pheochromocytoma
PHEOCHROMOCYTOMA
Pheochromocytoma is a rare adrenal gland tumor that may precipitate life-threatening hypertension.
It can occur at any age but usually occurs during young to mid-adult life.
Majority of patients presents with ≥1 of the following hypertension resistant to standard antihypertensive treatment, hypertensive crisis with malignant hypertension, hypertensive encephalopathy, aortic dissection, or myocardial infarction and paroxysmal symptoms which suggest seizure disorder, anxiety attacks or hyperventilation.

Pheochromocytoma Treatment

Pharmacotherapy

Alpha-Adrenergic Blockade

  • First-line therapy used to minimize complications prior to surgery

Phenoxybenzamine

  • Action: Powerful irreversible alpha-adrenergic blocker of the alpha receptors in the smooth muscles
  • Effects: Oral administration results in an onset of action w/in a few hr & persists for up to 3-4 days
    • Used to control the hypertension caused by excessive catecholamine release by pheochromocytoma

Selective Alpha1-Antagonists

  • Eg Doxazosin
  • Action: Selective blockade of alpha1-adrenoreceptors
  • Effects: Limited use in pheochromocytoma, Phenoxybenzamine is more effective
  • May be used to treat individual paroxysms
  • May also may be used to treat hypertension while pheochromocytoma workup is ongoing
    • Better tolerated than Phenoxybenzamine
    • Prevent serious pressor crisis if pheochromocytoma is present

Beta-Blockers

  • Eg Propranolol, Atenolol
  • Administer only after alpha blockade has been induced
    • W/o alpha blockade paradox increase in BP may occur
  • Action: Competitive antagonists of catecholamines at beta-adrenergic receptors
  • Effects: Used to treat tachycardia that may develop w/ alpha blockade
    • Assist in preventing catecholamine-induced arrhythmias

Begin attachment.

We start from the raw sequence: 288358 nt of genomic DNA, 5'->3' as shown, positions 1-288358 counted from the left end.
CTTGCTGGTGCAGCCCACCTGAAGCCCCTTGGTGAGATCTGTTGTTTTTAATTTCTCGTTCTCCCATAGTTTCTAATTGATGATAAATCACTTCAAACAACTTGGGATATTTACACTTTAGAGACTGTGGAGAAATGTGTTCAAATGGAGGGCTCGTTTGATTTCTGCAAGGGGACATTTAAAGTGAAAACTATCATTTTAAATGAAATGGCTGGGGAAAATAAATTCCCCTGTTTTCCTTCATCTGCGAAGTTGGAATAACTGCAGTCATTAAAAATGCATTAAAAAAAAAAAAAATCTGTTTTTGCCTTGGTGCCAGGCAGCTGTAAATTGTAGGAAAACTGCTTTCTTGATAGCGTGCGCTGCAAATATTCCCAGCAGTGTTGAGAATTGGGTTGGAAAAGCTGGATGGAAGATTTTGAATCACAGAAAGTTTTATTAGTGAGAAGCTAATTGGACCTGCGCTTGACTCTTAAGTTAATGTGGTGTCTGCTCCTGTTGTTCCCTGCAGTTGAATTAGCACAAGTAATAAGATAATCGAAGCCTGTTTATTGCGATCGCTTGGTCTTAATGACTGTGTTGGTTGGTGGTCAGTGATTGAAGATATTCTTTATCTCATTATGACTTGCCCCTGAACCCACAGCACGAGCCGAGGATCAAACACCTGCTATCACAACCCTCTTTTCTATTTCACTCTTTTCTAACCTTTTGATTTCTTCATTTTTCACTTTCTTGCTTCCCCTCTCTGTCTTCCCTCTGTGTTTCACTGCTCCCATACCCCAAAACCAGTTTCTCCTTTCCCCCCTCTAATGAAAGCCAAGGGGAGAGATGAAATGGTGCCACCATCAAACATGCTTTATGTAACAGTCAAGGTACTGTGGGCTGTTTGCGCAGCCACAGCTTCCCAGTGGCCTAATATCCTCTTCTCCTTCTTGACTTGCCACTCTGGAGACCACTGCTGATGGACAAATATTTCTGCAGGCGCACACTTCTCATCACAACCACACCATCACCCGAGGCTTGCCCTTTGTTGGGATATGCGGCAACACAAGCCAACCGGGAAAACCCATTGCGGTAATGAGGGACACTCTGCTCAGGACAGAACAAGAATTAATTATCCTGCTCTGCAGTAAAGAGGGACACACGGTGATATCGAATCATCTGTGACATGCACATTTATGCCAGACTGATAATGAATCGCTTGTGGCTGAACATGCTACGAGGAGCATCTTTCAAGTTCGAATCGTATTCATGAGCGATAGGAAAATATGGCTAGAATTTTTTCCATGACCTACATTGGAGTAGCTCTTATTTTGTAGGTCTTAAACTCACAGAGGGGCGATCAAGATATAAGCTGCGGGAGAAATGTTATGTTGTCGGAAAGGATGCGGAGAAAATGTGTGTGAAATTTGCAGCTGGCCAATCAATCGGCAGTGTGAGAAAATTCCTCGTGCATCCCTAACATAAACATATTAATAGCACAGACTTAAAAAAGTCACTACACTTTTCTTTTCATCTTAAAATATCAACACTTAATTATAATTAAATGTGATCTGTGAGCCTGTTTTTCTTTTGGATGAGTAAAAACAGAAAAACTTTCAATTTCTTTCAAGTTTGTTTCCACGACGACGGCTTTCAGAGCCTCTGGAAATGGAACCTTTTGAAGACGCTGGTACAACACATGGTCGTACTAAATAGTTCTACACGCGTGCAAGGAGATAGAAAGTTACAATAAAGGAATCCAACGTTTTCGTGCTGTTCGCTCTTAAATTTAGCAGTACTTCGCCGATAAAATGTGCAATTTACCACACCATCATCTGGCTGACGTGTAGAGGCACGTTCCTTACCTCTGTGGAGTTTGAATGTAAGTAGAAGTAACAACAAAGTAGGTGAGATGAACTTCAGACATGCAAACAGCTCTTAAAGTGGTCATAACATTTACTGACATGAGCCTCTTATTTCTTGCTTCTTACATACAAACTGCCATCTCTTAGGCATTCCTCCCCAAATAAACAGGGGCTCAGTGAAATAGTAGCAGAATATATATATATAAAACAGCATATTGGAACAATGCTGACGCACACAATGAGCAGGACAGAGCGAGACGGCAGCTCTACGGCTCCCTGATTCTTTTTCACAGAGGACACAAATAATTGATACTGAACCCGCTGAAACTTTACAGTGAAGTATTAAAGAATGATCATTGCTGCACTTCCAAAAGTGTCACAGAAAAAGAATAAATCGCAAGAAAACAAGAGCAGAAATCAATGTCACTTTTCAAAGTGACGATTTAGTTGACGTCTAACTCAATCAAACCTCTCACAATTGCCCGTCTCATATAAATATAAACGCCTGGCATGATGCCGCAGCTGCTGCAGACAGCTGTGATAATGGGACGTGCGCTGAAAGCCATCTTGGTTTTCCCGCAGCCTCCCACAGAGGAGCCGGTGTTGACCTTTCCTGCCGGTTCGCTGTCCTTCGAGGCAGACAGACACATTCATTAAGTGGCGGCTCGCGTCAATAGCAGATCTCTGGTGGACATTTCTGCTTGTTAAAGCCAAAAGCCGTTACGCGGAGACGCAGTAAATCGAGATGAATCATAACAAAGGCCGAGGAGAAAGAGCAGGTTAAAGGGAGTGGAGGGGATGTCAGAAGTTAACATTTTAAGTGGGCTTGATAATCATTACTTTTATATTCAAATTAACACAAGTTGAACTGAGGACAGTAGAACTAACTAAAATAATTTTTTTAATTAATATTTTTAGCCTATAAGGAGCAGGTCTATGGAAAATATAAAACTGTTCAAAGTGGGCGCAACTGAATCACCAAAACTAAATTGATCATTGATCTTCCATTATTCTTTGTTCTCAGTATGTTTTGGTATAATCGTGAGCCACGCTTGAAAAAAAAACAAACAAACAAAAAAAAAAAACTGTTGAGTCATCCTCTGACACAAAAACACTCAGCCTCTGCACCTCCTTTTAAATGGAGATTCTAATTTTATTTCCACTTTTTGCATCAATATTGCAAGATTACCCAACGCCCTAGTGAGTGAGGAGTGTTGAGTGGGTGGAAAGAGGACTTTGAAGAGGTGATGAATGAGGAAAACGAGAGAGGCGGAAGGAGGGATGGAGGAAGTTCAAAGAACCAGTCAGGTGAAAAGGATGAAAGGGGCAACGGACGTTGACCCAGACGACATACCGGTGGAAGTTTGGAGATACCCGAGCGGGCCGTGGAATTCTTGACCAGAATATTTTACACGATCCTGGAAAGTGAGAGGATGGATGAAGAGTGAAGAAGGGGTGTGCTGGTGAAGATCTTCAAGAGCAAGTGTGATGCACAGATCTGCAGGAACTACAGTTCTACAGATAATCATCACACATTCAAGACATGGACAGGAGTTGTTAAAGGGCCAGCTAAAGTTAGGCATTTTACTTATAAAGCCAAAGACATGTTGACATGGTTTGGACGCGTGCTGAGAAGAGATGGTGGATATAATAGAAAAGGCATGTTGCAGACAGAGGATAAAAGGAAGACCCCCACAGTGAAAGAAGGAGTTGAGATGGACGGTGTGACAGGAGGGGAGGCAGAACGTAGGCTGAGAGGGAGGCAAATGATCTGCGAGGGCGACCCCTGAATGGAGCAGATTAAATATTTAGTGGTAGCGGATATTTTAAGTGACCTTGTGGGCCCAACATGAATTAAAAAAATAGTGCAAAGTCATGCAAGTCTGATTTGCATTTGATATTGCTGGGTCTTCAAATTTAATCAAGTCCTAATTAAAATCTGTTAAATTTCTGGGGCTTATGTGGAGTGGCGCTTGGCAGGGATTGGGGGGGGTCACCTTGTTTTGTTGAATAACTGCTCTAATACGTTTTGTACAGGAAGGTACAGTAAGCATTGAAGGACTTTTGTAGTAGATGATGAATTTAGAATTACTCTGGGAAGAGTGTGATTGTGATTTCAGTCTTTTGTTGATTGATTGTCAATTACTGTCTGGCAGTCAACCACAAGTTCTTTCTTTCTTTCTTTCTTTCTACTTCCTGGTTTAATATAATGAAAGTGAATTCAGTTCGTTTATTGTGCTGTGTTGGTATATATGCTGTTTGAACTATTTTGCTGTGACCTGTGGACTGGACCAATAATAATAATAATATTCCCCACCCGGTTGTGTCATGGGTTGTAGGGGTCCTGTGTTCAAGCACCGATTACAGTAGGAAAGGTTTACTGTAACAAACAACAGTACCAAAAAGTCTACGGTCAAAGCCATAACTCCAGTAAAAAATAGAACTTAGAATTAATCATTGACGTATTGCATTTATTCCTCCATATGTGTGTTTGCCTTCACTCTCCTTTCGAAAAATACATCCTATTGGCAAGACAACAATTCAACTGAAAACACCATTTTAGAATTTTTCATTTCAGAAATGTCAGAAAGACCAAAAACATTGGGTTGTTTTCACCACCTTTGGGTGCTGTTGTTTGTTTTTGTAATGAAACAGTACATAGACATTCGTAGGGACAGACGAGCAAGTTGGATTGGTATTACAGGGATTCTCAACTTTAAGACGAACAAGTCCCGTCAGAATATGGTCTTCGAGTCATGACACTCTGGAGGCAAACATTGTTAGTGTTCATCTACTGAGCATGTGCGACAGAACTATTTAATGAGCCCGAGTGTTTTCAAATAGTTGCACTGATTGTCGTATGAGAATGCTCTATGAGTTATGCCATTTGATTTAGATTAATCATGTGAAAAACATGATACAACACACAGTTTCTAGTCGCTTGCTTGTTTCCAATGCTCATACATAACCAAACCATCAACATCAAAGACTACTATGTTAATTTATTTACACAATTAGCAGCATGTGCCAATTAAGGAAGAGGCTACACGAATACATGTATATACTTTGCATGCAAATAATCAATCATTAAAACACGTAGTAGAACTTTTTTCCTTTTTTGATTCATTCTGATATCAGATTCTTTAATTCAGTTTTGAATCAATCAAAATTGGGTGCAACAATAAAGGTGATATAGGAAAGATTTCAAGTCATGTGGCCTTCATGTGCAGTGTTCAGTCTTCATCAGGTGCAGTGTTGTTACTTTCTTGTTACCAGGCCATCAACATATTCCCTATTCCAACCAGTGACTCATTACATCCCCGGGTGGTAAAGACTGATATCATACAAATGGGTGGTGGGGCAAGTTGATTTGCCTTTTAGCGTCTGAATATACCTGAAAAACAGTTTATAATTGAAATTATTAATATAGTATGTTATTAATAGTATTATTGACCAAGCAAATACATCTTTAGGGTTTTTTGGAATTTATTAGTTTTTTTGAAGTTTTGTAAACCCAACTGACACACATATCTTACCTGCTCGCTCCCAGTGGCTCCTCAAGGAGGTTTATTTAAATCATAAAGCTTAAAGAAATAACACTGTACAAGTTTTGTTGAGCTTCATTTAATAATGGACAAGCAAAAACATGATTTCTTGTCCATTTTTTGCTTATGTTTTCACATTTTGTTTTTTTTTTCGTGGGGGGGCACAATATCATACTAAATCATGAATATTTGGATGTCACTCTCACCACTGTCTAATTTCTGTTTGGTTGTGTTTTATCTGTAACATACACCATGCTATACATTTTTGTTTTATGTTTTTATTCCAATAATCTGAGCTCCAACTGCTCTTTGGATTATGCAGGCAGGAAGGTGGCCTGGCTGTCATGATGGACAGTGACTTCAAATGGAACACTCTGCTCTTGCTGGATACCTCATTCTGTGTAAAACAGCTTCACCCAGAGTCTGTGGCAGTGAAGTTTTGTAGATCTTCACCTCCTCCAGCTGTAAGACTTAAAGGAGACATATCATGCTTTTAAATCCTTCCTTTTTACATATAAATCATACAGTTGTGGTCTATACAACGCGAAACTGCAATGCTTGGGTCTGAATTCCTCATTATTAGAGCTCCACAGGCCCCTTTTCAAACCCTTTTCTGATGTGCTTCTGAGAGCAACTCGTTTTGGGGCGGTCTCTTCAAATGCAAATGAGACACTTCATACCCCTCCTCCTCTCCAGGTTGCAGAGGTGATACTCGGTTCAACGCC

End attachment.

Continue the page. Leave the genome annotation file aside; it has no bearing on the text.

• Low doses are usually sufficient

Calcium Channel Blockers

  • Eg Nifedipine, Amlodipine
  • Used as add-on treatment to alpha-adrenergic receptor blockers to further improve cardiovascular function peri-operatively
  • Action: Blocks slow calcium channels to prevent calcium ion flow into the cell
  • Effects: Vasodilatation, reduced afterload, peripheral resistance & blood pressure

Metirosine (Metyrosine)

  • Action: Inhibits tyrosine hydroxylase which inhibits synthesis of catecholamines by the tumor
  • Effects: Simplifies chronic management
  • Should be used if other agents are ineffective or when tumor destruction will be marked
Digital Edition
Asia's trusted medical magazine for healthcare professionals. Get your MIMS Endocrinology - Malaysia digital copy today!
Sign In To Download
Editor's Recommendations
Most Read Articles
Pearl Toh, 22 Oct 2020
The combination therapy comprising carfilzomib, cyclophosphamide and dexamethasone (KCd) is effective, with a tolerable safety profile, in an Asian cohort with high-risk multiple myeloma (MM) — thus providing a more economical alternative as a potential upfront regimen in resource-limited settings, according to leading experts during a myeloma education webinar.
Roshini Claire Anthony, 13 Nov 2020

Diabetes is a key risk factor for heart failure (HF), which is the leading cause of hospitalization in patients with or without diabetes. SGLT-2* inhibitors (SGLT-2is) have been shown to reduce the risk of hospitalization for HF (HHF) regardless of the presence or absence of diabetes.

Pearl Toh, 5 days ago
Inhaled corticosteroid (ICS) should be the mainstay of long-term asthma management — such is the key message of the latest Singapore ACE* Clinical Guidance (ACG) for asthma, released in October 2020.
Elvira Manzano, 17 Nov 2020
Invasive fungal infections, particularly those caused by Candida species, are common in hospitalized, immunocompromised, or critically ill patients and are associated with considerable morbidity and mortality.